Reflecting on the company’s progression, Paula credits many resources that contributed to its growth. Specifically, Sarabeth’s (a NY-based specialty food manufacturer) provided personal mentorship to Crepini via a Clinton Foundation program. This valuable relationship was instrumental to Crepini to oversee their entry into manufacturing.
Through that mentorship, Paula and Eric were introduced to ITAC, NYC’s regional Manufacturing Extension Partnership (MEP). ITAC was instrumental in helping Crepini access NYC’s Small Business Services Training program grant. This grant made it possible for Crepini to provide every member of their staff with Food Safety and Quality Training.
Crepini was also awarded a grant from the Workforce Development Institute (WDI) to fund training on new production equipment. Training for all staff was essential to complete this project, adding production capacity, ensuring food-safety, reducing waste, and expanding the workforce.
The Specialty Food Association also helped Crepini to flourish. The Association provided them with member benefits such as diversity share groups, access to the Fancy Food Shows, and prestigious SOFI awards (Crepini holds the honor of being a 4 time SOFI finalist).
Paula maintains that her company’s evolution is attributed to the many resources that have helped them at each step of the journey. “So many people connected the dots and gave us expert advice. To this day we work with Cornell University’s Food Entrepreneurship Center. When we started out, they assisted us with a business plan and advice. The network of assistance is expansive and we have always connected to it.” Today, Paula sits on the Board of Directors at ITAC, the Manufacturing Extension Partnership for New York City, and the Board of Advisers of the Diversity Council of the Specialty Food Association.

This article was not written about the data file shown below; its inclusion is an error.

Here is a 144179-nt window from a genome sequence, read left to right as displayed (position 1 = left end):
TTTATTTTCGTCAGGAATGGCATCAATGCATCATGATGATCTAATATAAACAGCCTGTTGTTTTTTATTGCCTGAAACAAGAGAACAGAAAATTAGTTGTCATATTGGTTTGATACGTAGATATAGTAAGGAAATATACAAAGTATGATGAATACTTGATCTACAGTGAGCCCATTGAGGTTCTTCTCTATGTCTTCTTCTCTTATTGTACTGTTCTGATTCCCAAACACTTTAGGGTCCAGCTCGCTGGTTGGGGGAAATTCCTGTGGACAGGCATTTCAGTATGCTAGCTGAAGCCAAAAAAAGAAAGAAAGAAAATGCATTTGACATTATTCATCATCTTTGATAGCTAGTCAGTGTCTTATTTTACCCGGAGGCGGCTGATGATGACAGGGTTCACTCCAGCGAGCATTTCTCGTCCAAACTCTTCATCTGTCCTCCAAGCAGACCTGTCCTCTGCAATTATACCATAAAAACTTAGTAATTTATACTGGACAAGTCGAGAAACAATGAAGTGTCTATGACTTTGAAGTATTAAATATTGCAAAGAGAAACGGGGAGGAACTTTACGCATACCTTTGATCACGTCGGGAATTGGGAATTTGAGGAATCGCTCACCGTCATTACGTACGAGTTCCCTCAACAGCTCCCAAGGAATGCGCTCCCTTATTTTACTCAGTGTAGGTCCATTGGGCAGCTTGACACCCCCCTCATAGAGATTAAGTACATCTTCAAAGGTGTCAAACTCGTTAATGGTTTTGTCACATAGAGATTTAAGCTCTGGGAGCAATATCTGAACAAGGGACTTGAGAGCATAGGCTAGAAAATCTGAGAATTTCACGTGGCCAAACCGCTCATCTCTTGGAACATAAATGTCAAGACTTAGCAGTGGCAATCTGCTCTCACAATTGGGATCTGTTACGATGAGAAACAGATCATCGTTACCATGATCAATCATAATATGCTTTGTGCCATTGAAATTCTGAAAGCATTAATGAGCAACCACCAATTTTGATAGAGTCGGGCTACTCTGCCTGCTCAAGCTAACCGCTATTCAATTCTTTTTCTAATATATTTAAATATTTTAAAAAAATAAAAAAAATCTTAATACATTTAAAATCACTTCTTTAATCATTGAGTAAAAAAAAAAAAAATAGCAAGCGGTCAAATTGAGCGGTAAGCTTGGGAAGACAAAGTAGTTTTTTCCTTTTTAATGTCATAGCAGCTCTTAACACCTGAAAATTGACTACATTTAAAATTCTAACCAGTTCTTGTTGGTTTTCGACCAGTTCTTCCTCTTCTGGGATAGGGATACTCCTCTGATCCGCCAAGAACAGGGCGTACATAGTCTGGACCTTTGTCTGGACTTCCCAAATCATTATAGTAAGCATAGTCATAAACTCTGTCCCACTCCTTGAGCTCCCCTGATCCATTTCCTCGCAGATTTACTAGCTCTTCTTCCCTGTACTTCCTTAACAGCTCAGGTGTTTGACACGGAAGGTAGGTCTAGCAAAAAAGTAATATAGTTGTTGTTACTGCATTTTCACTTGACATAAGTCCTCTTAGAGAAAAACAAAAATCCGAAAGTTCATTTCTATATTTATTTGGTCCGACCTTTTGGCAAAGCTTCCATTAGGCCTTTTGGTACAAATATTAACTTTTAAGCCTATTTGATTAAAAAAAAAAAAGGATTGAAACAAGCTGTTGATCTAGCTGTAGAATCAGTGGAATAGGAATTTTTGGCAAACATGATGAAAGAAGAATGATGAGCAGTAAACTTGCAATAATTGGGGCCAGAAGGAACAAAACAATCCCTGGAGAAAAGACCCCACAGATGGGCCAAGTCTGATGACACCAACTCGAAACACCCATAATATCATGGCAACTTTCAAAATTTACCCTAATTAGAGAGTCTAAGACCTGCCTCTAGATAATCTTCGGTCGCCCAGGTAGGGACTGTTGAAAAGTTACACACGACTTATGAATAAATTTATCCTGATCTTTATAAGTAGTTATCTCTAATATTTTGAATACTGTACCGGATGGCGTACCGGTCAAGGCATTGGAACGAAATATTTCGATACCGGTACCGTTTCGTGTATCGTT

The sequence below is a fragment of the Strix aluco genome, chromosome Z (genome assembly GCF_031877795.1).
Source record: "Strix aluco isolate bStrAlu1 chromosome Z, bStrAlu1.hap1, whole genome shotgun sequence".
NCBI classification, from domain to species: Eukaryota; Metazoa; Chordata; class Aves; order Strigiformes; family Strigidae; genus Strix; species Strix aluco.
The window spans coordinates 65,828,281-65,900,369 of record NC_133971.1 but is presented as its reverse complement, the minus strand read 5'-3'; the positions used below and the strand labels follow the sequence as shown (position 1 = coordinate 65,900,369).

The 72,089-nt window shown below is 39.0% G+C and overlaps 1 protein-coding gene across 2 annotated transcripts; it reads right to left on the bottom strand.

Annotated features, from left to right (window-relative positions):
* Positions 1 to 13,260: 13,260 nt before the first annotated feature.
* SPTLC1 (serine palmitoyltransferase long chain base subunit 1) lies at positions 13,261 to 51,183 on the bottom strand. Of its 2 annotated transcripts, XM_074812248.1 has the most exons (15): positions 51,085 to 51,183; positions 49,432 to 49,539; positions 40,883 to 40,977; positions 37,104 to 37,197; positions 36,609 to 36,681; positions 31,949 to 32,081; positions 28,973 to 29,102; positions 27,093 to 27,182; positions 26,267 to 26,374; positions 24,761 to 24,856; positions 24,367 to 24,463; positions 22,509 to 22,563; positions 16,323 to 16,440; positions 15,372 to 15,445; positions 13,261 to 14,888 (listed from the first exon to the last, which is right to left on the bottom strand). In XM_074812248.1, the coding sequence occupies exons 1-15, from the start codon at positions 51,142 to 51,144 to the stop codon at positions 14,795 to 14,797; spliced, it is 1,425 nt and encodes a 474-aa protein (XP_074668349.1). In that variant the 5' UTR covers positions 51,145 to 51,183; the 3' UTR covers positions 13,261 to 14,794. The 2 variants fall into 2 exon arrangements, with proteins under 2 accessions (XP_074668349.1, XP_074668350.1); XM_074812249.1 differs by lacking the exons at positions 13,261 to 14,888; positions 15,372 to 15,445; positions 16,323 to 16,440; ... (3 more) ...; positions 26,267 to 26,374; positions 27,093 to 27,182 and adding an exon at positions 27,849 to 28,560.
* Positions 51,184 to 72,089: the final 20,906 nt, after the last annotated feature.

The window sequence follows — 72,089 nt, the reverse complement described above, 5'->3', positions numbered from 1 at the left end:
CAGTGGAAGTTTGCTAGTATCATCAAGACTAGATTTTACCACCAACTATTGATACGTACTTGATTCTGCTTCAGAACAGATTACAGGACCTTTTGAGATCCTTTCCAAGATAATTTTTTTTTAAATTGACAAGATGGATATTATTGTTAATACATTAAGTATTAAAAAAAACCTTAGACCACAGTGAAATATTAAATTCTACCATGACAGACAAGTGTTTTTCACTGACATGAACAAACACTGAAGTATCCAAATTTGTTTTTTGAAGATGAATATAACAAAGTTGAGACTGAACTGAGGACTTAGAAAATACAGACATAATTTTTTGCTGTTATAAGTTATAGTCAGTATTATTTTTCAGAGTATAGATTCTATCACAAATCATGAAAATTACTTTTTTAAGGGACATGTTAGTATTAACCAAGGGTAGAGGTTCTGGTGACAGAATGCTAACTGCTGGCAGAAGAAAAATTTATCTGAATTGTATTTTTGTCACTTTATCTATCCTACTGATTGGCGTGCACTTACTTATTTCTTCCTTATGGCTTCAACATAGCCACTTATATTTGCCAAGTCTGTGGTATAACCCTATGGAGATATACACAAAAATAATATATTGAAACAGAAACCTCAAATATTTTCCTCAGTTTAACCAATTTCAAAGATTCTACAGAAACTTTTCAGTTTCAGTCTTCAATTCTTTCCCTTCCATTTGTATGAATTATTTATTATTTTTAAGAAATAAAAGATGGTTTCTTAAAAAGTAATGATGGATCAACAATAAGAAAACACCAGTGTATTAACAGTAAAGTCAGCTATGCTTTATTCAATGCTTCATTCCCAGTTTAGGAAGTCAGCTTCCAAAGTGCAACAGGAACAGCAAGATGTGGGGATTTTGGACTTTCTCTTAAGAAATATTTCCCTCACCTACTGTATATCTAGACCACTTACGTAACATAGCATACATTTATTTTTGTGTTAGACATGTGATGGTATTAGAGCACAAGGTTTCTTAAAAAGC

Outside of the demands of running their own business, Crepini frequently offers mentorship to newcomers. Whether someone reaches out for personal business advice, asks Crepini to speak at a special event or open their doors to a student program, Crepini is eager to share what they have learned over the years.
Kinda Younes, Executive Director of ITAC, describes her impressions of Crepini’s commitment to community: “Despite long work days and pressure linked to Crepini’s impressive growth, Paula and Eric always somehow find time to provide significant value to ITAC and local manufacturers. They never hesitate to open up about the opportunities and challenges that Crepini has faced, in the hope that others can benefit from their experience. Giving back is very much part of Crepini’s culture, and their solid, honest advice has inspired numerous food startups to dream big and succeed.”
Today, Crepini continues to expand operations. The company has sets its sights on the next strategic move which will include relocation to a larger facility, possibly in the Hudson Valley. Like most manufacturers in New York, Crepini has faced its share of growing pains but has overcome them with a unique understanding of their own identity. “We are risk takers. We are not afraid to jump off the roof and while we’re in the air, we are lucky enough to figure out how to land on our feet. That’s what makes us, us.”